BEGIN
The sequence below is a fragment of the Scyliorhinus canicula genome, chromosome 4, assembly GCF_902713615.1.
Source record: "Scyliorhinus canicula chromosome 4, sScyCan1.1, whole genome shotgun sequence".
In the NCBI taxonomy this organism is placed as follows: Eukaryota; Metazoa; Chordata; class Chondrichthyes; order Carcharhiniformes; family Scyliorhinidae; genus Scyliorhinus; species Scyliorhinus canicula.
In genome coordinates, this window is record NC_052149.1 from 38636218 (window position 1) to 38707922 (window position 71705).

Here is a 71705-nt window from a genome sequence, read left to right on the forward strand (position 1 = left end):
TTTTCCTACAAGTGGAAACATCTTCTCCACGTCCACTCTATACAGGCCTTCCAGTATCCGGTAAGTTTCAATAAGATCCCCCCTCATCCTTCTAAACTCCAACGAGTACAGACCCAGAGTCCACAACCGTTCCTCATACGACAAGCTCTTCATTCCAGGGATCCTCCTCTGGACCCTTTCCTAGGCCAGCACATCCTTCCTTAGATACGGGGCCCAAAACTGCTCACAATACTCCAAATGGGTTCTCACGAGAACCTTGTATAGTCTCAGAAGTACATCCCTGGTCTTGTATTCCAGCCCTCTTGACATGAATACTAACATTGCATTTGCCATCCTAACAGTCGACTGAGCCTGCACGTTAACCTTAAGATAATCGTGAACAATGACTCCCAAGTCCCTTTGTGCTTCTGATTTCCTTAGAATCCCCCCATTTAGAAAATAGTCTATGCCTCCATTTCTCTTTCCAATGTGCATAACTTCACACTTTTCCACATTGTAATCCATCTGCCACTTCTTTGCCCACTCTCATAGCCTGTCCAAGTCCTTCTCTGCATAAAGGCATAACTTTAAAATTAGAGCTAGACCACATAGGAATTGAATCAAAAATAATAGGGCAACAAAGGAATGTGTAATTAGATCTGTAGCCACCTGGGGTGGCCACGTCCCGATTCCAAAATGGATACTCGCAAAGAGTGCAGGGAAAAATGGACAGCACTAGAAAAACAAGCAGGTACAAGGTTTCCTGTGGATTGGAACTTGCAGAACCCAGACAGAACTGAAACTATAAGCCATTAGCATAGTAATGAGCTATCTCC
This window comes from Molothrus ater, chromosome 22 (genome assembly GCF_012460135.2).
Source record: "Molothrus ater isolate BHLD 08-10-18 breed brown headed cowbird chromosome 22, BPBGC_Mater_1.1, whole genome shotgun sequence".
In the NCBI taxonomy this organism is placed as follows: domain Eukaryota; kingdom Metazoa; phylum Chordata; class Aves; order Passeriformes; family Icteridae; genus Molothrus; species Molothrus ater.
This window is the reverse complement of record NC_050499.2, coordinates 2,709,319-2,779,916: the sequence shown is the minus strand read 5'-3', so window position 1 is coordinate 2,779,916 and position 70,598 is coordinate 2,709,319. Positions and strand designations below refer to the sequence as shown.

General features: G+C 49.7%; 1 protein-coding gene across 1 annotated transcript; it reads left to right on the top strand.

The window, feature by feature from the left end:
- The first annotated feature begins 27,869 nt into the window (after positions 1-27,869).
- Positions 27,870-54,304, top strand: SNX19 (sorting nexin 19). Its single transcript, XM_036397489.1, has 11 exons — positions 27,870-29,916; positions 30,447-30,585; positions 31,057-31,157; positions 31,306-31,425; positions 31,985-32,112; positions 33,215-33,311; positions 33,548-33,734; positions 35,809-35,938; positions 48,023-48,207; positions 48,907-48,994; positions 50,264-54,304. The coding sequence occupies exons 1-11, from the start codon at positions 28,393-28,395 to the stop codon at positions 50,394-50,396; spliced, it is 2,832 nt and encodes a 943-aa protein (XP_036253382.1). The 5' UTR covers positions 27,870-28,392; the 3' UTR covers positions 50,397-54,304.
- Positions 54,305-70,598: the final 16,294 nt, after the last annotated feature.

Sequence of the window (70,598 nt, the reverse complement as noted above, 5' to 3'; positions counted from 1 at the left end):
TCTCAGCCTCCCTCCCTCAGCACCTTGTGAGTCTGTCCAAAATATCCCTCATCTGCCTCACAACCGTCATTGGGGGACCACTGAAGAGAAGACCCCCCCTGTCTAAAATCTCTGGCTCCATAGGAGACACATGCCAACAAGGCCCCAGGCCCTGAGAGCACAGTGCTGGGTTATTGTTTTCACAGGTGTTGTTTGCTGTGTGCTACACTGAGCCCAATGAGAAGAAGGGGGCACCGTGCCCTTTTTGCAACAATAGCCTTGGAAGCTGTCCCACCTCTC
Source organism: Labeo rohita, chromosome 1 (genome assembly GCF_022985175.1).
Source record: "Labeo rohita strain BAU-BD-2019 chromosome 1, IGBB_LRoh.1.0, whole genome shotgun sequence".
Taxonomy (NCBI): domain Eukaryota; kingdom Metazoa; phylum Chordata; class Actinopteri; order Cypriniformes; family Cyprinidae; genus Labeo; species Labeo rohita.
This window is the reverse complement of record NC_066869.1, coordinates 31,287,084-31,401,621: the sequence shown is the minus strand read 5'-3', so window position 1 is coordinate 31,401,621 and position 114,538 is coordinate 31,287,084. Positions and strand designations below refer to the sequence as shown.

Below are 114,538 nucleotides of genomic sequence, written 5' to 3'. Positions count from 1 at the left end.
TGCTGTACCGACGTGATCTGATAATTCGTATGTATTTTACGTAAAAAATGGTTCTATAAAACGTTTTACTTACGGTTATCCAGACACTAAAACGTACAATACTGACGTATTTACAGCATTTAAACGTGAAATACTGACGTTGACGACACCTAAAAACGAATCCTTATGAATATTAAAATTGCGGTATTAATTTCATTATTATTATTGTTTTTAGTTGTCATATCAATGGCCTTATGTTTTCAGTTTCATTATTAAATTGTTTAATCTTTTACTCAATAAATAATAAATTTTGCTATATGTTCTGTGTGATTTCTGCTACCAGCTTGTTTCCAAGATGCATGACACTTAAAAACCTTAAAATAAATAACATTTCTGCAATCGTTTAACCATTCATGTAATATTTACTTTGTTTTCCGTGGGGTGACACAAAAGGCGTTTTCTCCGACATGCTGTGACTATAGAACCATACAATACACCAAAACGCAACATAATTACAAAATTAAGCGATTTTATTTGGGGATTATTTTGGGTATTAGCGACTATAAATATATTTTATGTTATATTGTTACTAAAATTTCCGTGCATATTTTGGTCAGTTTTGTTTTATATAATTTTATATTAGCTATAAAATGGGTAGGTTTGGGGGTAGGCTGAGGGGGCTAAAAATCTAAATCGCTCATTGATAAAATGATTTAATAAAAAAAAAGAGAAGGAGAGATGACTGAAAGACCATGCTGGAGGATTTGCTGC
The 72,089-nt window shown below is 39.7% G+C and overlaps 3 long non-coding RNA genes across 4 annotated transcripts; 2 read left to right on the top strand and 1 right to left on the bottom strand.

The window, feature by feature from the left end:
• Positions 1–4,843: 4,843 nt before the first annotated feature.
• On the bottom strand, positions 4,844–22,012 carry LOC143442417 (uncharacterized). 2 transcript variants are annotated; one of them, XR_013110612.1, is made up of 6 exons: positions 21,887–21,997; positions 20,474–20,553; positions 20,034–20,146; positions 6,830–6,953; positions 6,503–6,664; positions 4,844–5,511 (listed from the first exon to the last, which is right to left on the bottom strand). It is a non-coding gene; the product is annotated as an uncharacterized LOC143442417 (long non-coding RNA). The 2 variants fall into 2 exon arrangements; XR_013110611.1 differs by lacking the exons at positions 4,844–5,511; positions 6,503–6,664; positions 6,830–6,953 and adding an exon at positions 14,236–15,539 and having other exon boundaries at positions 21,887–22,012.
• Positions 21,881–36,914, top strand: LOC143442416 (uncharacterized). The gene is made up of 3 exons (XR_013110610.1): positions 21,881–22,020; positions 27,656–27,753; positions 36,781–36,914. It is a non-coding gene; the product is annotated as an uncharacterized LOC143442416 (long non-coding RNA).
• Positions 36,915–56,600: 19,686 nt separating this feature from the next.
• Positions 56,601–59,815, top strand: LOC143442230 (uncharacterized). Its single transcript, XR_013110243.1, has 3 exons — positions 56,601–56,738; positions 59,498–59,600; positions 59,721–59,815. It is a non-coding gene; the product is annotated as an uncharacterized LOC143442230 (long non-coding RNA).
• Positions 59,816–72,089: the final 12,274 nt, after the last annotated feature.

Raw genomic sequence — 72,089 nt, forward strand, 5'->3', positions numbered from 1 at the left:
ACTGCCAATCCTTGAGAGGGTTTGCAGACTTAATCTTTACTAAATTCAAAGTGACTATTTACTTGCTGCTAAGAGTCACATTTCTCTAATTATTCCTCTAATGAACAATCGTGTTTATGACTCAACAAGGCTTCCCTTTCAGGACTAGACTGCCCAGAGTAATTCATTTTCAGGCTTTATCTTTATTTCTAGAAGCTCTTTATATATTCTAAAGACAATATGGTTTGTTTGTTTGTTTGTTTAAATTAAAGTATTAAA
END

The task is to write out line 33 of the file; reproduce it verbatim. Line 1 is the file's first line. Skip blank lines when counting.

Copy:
ACTGCCAATCCTTGAGAGGGTTTGCAGACTTAATCTTTACTAAATTCAAAGTGACTATTTACTTGCTGCTAAGAGTCACATTTCTCTAATTATTCCTCTAATGAACAATCGTGTTTATGACTCAACAAGGCTTCCCTTTCAGGACTAGACTGCCCAGAGTAATTCATTTTCAGGCTTTATCTTTATTTCTAGAAGCTCTTTATATATTCTAAAGACAATATGGTTTGTTTGTTTGTTTGTTTAAATTAAAGTATTAAA